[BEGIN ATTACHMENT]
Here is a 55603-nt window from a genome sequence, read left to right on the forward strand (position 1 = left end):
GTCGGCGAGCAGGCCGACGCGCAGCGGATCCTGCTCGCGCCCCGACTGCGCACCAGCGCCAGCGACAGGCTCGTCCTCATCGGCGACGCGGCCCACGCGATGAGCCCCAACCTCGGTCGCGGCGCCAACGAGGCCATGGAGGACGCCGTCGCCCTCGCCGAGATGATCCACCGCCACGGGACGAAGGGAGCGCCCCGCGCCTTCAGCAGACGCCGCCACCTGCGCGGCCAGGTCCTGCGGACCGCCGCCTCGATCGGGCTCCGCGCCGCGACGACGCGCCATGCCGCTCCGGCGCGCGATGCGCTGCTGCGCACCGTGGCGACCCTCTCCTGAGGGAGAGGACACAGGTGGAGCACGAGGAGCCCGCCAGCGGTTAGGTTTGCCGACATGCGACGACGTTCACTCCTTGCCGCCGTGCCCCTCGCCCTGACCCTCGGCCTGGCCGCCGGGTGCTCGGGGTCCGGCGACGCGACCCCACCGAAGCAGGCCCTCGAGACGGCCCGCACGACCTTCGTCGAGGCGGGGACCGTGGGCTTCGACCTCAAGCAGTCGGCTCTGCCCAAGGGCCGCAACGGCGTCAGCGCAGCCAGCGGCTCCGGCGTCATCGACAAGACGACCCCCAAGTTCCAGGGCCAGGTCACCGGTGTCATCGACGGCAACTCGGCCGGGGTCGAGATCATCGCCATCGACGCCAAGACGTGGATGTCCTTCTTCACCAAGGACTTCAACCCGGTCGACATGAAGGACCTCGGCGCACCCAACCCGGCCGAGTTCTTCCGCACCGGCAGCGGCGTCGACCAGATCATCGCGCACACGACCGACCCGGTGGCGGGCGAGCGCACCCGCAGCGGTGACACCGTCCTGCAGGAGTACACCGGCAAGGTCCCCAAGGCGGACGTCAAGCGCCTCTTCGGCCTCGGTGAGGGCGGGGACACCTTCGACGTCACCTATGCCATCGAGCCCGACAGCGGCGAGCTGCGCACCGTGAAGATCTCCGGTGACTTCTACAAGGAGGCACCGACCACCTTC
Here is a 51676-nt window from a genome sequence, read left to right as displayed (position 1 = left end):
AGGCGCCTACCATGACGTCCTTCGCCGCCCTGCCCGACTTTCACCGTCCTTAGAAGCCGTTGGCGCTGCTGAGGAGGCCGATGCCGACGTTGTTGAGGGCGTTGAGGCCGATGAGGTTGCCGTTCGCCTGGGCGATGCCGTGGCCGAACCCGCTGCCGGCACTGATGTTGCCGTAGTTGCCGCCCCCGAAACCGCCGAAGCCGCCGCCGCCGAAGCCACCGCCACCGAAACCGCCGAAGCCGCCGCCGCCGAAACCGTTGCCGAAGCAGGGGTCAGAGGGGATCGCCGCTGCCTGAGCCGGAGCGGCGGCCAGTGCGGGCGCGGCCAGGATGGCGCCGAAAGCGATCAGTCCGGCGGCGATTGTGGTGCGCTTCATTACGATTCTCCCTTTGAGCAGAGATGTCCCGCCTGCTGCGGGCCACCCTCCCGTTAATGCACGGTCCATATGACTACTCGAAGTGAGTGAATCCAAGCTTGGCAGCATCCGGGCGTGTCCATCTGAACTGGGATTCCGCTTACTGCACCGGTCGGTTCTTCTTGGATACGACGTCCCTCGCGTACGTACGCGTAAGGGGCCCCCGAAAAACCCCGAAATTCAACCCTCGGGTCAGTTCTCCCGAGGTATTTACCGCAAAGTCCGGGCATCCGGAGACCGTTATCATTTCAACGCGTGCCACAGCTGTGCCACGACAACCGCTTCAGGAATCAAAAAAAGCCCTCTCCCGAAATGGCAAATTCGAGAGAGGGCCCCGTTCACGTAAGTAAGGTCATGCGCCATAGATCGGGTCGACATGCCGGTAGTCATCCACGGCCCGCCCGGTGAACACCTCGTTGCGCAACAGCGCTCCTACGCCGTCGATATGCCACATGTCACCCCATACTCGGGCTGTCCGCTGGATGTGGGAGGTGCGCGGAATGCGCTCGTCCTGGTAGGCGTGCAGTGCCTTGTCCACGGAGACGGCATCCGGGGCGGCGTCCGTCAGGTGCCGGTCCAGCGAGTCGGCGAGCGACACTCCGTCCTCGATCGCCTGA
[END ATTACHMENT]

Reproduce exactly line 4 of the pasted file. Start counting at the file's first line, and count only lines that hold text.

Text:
AGGCGCCTACCATGACGTCCTTCGCCGCCCTGCCCGACTTTCACCGTCCTTAGAAGCCGTTGGCGCTGCTGAGGAGGCCGATGCCGACGTTGTTGAGGGCGTTGAGGCCGATGAGGTTGCCGTTCGCCTGGGCGATGCCGTGGCCGAACCCGCTGCCGGCACTGATGTTGCCGTAGTTGCCGCCCCCGAAACCGCCGAAGCCGCCGCCGCCGAAGCCACCGCCACCGAAACCGCCGAAGCCGCCGCCGCCGAAACCGTTGCCGAAGCAGGGGTCAGAGGGGATCGCCGCTGCCTGAGCCGGAGCGGCGGCCAGTGCGGGCGCGGCCAGGATGGCGCCGAAAGCGATCAGTCCGGCGGCGATTGTGGTGCGCTTCATTACGATTCTCCCTTTGAGCAGAGATGTCCCGCCTGCTGCGGGCCACCCTCCCGTTAATGCACGGTCCATATGACTACTCGAAGTGAGTGAATCCAAGCTTGGCAGCATCCGGGCGTGTCCATCTGAACTGGGATTCCGCTTACTGCACCGGTCGGTTCTTCTTGGATACGACGTCCCTCGCGTACGTACGCGTAAGGGGCCCCCGAAAAACCCCGAAATTCAACCCTCGGGTCAGTTCTCCCGAGGTATTTACCGCAAAGTCCGGGCATCCGGAGACCGTTATCATTTCAACGCGTGCCACAGCTGTGCCACGACAACCGCTTCAGGAATCAAAAAAAGCCCTCTCCCGAAATGGCAAATTCGAGAGAGGGCCCCGTTCACGTAAGTAAGGTCATGCGCCATAGATCGGGTCGACATGCCGGTAGTCATCCACGGCCCGCCCGGTGAACACCTCGTTGCGCAACAGCGCTCCTACGCCGTCGATATGCCACATGTCACCCCATACTCGGGCTGTCCGCTGGATGTGGGAGGTGCGCGGAATGCGCTCGTCCTGGTAGGCGTGCAGTGCCTTGTCCACGGAGACGGCATCCGGGGCGGCGTCCGTCAGGTGCCGGTCCAGCGAGTCGGCGAGCGACACTCCGTCCTCGATCGCCTGA